February 17, 2012 |
A judge has dismissed a lawsuit that accused a columnist for The Times of illegally recording conversations with the president of the 1-800-GET-THIN marketing firm. The company is known for its ubiquitous billboards plastered along Southland freeways — and its catchy jingle that pops up on the radio and television — that promote shedding pounds via the Lap-Band weight-loss device. Los Angeles County Superior Court Judge Debre Katz Weintraub threw out the lawsuit that Robert Silverman, the marketing company's president, had filed against Times columnist Michael Hiltzik.
July 11, 2000 |
Sara Lee (SLE) Jim: Don't buy Mike: Buy * Jim: It's a good thing that Sara Lee's new chief executive is trying to turn this company upside down, because if he wasn't I believe Sara Lee would soon succumb to a new owner that would. Mike: Now Jim, before we continue with all that important corporate stuff, let me start by saying I think of Sara Lee as an old friend. Jim: My, so warm and fuzzy today, Mike. Let me guess.
January 2, 2001 |
Lowe's Cos. (LOW) Jim: Buy Mike: Don't buy Mike: I don't know about you, Jim, but I've noticed around Southern California that there's a new store anchoring a lot of these new malls: Lowe's home improvement stores. I think of stores like Lowe's and Home Depot as lumberyards with a college education. Jim: You know, this might be a knock on any other company, but Lowe's is almost a Home Depot wannabe. Mike: Almost? That's exactly what Lowe's is. Jim: All right.
July 4, 2000 |
Reader's Digest Assn. (RDA/RDB) Jim: Don't buy Mike: Don't buy * Jim: When it comes to Americana, Michael, I can't think of any more tried-and-true name than Readers's Digest, correct? Mike: Did you say tried and true or trite and true? Jim: Snippy right out of the box today, eh? But you're right. To many people, Reader's Digest isn't just old, it's musty old--as in not being of much use. Mike: That's right. When you flip the pages of Wall Street reports on this stock, moths come flying out.
January 5, 1999 |
Intel (INTC) Jim: Today we look at the world's biggest semiconductor maker. It has annual sales of $26 billion, is one of the most heavily traded Nasdaq stocks and is probably best known to our readers for its Pentium microprocessor chips for personal computers. Mike: Some things have changed for Intel over the last year or so. In the old days, buying or selling Intel was basically a play on high-technology.
April 11, 2000 |
Microsoft (MSFT) JIM: (Don't Buy) MIKE: (Buy) * Jim: Well, Mike, we're taking another look at Microsoft today, and it's only the second time we've revisited a stock we've already reviewed. Mike: Ironically, the first time was when we reconsidered Microsoft's archrival, Apple Computer. We both recommended Microsoft's stock last summer, but it seems there's been a spot of news lately that warrants a chat about whether the stock is still a buy.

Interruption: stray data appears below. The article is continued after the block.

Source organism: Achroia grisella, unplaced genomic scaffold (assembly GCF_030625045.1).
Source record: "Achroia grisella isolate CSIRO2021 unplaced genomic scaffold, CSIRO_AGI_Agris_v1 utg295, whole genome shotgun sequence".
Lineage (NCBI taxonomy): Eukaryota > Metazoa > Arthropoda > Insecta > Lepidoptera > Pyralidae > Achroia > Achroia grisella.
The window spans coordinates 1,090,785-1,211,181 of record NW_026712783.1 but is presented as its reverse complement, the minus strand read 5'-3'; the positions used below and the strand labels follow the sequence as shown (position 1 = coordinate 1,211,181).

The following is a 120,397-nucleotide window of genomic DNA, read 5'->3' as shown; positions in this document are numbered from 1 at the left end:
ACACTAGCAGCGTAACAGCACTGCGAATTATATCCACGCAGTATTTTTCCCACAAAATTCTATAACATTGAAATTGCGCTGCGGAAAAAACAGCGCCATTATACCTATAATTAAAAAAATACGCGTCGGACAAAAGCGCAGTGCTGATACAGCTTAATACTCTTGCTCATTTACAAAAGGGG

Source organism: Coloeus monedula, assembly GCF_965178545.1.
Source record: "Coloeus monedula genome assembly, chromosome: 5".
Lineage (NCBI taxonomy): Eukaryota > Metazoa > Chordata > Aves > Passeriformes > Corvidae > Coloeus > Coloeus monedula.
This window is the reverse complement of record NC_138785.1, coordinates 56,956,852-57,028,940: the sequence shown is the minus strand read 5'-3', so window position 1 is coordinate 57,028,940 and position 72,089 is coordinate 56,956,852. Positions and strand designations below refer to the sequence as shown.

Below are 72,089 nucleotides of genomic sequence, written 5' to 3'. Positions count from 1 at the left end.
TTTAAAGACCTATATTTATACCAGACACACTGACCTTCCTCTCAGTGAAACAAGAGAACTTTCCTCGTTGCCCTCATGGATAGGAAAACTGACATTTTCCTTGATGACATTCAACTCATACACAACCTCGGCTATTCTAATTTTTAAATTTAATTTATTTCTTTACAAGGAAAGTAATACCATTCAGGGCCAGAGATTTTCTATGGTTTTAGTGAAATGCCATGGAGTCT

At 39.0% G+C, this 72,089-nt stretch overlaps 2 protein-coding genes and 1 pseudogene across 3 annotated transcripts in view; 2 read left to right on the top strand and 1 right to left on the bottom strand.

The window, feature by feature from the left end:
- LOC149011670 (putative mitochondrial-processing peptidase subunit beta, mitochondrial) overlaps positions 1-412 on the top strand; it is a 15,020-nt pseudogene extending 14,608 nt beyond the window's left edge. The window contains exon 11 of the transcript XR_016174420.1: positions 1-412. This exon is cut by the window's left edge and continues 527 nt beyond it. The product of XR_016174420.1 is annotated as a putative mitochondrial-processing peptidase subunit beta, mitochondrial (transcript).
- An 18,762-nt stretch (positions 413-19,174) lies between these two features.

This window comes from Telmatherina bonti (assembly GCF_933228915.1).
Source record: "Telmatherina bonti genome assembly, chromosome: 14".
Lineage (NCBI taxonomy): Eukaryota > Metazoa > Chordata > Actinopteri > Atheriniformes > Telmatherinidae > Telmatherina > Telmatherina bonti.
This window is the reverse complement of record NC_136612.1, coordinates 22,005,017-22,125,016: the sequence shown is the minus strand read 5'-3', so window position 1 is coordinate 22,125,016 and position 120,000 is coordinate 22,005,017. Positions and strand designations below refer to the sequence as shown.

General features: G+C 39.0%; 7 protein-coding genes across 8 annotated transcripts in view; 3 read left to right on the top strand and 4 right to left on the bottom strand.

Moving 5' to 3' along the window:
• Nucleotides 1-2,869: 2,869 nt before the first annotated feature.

August 1, 2000 |
Jim: It's time for our semiannual review, Mike, when we go back and take a look-see at our picks of the last year or so. It's sometimes painful, but the mail indicates our readers like to see how we've fared. Mike: I think what some of our readers like is the chance to see where they've been smarter than we are. Hey, it's a risk for anyone who lays out their stock picks for public consumption. Jim: Oh sure, we're a courageous pair.
April 18, 2000 |
Healtheon/WebMD (HLTH) (Jim: Don't buy) (Mike: Buy) * Jim: Friday's sell-off didn't much help our first stock today, Mike, Healtheon/WebMD-- Mike: Boy, that name's a mouthful. Jim: --And I was just about to say, can't they do something about that name? Mike: Be grateful it's still that short, given Healtheon/WebMD's penchant for buying one company after another. For all we know, six months from now it might be HealtheonWebMDMedicalManagedCareInsiteHealthNetwork, or some such.
October 3, 2000 |
Alcatel (ALA) Jim: Buy Mike: Buy * Mike: Alcatel is the second-largest French company in terms of market capitalization, Jim, and here's this week's puzzler: Can you identify any other French enterprise of such size? Jim: Uh . . . Mike: I thought not. Jim: Actually, this is the first French stock we've done, no? Mike: Well, most Americans probably don't think of the French as global industrial leaders. Jim: Let's just say it's a good thing Alcatel doesn't make cars.
March 28, 2000 |
Nokia (NOK) (MIKE: Buy) (JIM: Buy) Jim: Explain something to me, Mike. Nokia is the world's leading maker of portable phones, and it's based in Finland. Its closest rival is a Swedish company, Ericsson. Now how did Scandinavia, of all places, get a lock on this cutting-edge industry? I mean, what's next? Greenland will be the DVD capital of the world? Mike: Maybe it's just so darn cold up there that no one wants to leave their cars to use a pay phone. Jim: Maybe it's something in the water.